By Jessica Santina, guest contributor from MoneyGeek.com
As little ghosts and ghouls appear on every corner, how about settling in for a few scary stories of home staging horrors?
The following tales of botched staging jobs, homeowners from hell, and nightmarish décor will likely give you some real-life shivers.
Lori Matzke, owner of CenterStageHome.com, is a home staging expert in the Minneapolis area. As a new stager in 1999, she encountered a horrifying homeowner.
“Unfortunately, at that time, staging had a really bad rap,” Matzke says. “People were so offended if a [an agent] wanted a stager to come into their home — the perception was that you must really live in a pit if you needed staging.”
That was the case with this job. Matzke received a call from a real estate agent asking her to do a staging consultation on a home that was going on the market. Matzke agreed to meet the agent at the home that Sunday morning.
She arrived on time and knocked on the door, only to be greeted by a furious homeowner.
“What do you want?” he barked at her. When she explained who she was and why she was there, he replied, “Oh, yeah, you’re the one who’s coming to criticize our house.”
Matzke politely explained that she only wanted to help them to sell it. The man’s wife came to the door, apologized for her husband, and invited Matzke in. Once she was inside, the man slammed the door so hard that three items fell off the wall.
The agent was running late, so Matzke proceeded to do a walk-through of the home. But every suggestion she made, including the need for a neutral paint color to replace the dark gray, was met with intense hostility.
“He went crazy and started cursing me out,” she says.
Over the course of the next 90 minutes, Matzke feared for her safety as the man repeatedly hurled personal insults at her, screaming, and slamming doors until — at long last — she was able to make her getaway.
Since then Matzke has made it a policy to warn clients not to take offense of her staging suggestions.
“It’s not personal; it has nothing to do with the homeowners’ taste. It’s just about the buyer experience,” she says.
Another time, Matzke was asked to meet an agent at a home for a staging consultation. The two of them walked through the empty home, which Matzke thought was quite nice and needed only a little editing — things like moving furniture around a bit.
The consultation with the agent went on for some time, and she thought it was going well until suddenly, to their extreme shock, the hall closet door swung open and the homeowner jumped out.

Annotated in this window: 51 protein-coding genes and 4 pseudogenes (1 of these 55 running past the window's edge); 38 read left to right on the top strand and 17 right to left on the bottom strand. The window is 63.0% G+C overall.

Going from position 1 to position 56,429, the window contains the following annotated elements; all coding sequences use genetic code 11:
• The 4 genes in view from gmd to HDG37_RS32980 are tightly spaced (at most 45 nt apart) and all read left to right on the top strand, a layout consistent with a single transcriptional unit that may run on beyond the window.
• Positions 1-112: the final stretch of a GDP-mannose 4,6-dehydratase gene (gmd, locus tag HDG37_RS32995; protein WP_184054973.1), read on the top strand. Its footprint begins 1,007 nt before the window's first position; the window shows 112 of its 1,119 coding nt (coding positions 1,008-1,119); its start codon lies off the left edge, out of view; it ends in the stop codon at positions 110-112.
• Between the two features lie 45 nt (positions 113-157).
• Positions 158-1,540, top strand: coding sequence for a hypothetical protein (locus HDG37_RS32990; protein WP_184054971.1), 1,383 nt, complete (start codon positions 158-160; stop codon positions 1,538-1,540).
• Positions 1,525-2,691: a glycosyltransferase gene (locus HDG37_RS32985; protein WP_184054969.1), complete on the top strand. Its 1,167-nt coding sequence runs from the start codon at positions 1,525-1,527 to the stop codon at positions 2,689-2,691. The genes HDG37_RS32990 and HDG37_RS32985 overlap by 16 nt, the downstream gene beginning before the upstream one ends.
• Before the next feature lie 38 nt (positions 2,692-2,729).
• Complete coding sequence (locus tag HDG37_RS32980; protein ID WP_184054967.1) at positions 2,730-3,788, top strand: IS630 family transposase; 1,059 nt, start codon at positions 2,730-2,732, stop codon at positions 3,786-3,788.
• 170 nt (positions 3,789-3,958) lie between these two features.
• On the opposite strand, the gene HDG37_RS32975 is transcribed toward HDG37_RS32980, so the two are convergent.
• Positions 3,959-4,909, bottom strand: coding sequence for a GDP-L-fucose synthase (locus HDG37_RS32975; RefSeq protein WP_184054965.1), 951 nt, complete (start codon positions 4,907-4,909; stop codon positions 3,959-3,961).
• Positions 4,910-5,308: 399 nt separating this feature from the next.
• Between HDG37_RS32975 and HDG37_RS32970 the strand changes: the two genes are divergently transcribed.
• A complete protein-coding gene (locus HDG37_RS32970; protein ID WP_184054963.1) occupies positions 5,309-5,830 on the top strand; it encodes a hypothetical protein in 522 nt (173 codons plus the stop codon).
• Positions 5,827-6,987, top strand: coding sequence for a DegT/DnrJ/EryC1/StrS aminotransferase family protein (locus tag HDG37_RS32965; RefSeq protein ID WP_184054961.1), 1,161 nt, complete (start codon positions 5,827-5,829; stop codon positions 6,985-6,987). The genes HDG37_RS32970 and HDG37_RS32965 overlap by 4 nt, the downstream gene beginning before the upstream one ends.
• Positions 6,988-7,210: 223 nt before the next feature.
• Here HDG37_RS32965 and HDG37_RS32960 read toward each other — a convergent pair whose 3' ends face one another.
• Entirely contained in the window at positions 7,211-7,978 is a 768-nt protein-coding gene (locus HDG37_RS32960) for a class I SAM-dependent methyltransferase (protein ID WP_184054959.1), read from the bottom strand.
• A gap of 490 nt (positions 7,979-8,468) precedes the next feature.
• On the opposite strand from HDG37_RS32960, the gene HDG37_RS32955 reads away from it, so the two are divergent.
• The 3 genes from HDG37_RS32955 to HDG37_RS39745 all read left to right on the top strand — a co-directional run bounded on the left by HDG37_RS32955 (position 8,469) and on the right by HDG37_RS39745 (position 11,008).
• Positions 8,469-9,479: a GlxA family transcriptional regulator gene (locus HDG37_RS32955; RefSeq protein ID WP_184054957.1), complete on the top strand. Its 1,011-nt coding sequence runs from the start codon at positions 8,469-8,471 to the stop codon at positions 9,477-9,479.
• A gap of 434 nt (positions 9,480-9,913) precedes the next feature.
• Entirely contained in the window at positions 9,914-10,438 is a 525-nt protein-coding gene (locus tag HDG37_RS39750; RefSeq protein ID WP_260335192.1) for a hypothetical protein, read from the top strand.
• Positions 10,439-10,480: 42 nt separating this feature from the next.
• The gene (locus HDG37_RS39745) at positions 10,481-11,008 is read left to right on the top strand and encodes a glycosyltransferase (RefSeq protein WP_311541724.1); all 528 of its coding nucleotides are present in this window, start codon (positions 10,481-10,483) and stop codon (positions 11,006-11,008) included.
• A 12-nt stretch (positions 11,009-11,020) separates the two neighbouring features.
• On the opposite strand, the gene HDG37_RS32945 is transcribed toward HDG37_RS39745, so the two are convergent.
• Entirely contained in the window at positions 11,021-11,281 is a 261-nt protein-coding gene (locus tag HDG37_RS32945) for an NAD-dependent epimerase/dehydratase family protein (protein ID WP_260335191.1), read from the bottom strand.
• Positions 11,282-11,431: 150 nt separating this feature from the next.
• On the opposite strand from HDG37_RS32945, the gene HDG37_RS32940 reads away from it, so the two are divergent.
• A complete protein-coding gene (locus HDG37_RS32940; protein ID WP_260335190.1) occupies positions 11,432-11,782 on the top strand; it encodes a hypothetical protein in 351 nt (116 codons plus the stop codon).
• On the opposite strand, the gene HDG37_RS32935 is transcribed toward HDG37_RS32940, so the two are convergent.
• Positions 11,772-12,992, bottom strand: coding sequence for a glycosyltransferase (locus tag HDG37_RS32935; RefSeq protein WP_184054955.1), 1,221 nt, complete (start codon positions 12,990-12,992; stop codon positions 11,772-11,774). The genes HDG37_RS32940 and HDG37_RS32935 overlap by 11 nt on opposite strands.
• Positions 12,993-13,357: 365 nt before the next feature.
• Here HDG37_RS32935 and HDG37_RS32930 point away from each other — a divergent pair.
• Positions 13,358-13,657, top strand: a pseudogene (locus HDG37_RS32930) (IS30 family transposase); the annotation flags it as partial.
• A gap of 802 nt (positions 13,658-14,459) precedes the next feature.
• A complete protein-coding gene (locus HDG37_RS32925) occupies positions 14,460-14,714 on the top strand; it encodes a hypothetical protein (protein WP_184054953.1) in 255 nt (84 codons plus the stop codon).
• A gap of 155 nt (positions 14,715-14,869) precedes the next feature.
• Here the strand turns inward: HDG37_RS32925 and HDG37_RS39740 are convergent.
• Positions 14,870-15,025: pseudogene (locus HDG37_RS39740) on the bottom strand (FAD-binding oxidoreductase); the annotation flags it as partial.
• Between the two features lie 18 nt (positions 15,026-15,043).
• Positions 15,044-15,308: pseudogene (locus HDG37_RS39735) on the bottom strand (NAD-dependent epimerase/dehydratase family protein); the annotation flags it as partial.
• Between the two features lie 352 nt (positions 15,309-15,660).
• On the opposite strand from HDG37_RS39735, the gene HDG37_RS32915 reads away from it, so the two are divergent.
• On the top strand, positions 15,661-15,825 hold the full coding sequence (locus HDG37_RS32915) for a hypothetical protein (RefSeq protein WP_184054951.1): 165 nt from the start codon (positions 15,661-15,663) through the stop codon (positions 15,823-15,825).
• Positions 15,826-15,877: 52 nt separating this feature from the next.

“He’d been waiting there a long time in that closet, wanting to hear what people said about his house when no one was there!” Matzke says.
As if this weren’t bad enough, Matzke heard later the house had remained on the market for a long time, mostly because the homeowner had a nasty habit of jumping out of closets and startling visitors.
“The moral of the story is, you can’t be hanging around,” Matzke says. “Some sellers take it very personally when people come to view their homes, but it makes buyers very uncomfortable” for you to be there (especially if you’re hiding in a closet).
Nothing kills a sale like a room full of dead heads. That’s what Matzke suggested to one client whose small house was packed with at least 20 taxidermied animals, including a giant moose head.
“You literally couldn’t walk into the kitchen or you’d be gored by an antler,” she recalls.
Of course, as an experienced stager, Matzke recommended removing the heads to make the home more appealing to potential buyers, and reminded the homeowners their new home would have plenty of space for these treasures. They reluctantly agreed, and when Matzke returned the next week to paint and finish the job, the heads were gone.
“It looked beautiful, like a totally different space,” she says.
Matzke arranged to have a friend go take pictures of the home a few days later so she would have photos for her portfolio. But when the photos arrived in her email, Matzke made a horrific discovery: “The first photo I opened, there was that giant moose head again!”
In this age of DIY reality shows, many people fancy themselves as amateur home stagers, says Shell Brodnax, CEO of the Real Estate Staging Association.
“We love HGTV, and they’ve definitely shined a light on staging,” she says. “But it also leads homeowners to believe they can do stuff on their own. But, like anything else, you need a professional to make it look professional.”
Brodnax has seen some truly frightening faux pas as a stager — forlorn tableaus like card tables set up in the middle of empty rooms, or armchairs and throw blankets stuffed into awkward spaces.
Or this head scratcher: “I saw one where people just put a pile of throw pillows on the floor. We’re not sure why, but it was bad,” she says.
Don’t leave staging to hobbyists, she cautions. Instead, collect bids from at least three stagers, check out their professional portfolios, and call references. Even in the staging world, you get what you pay for.
ABOUT THE AUTHOR: Jessica Santina is a freelance writer, editor and contributor to the mortgage and home buying channel at MoneyGeek.com. She is an award-winning arts and culture, travel, food, and lifestyle writer and blogger whose work has been published in numerous local and regional publications.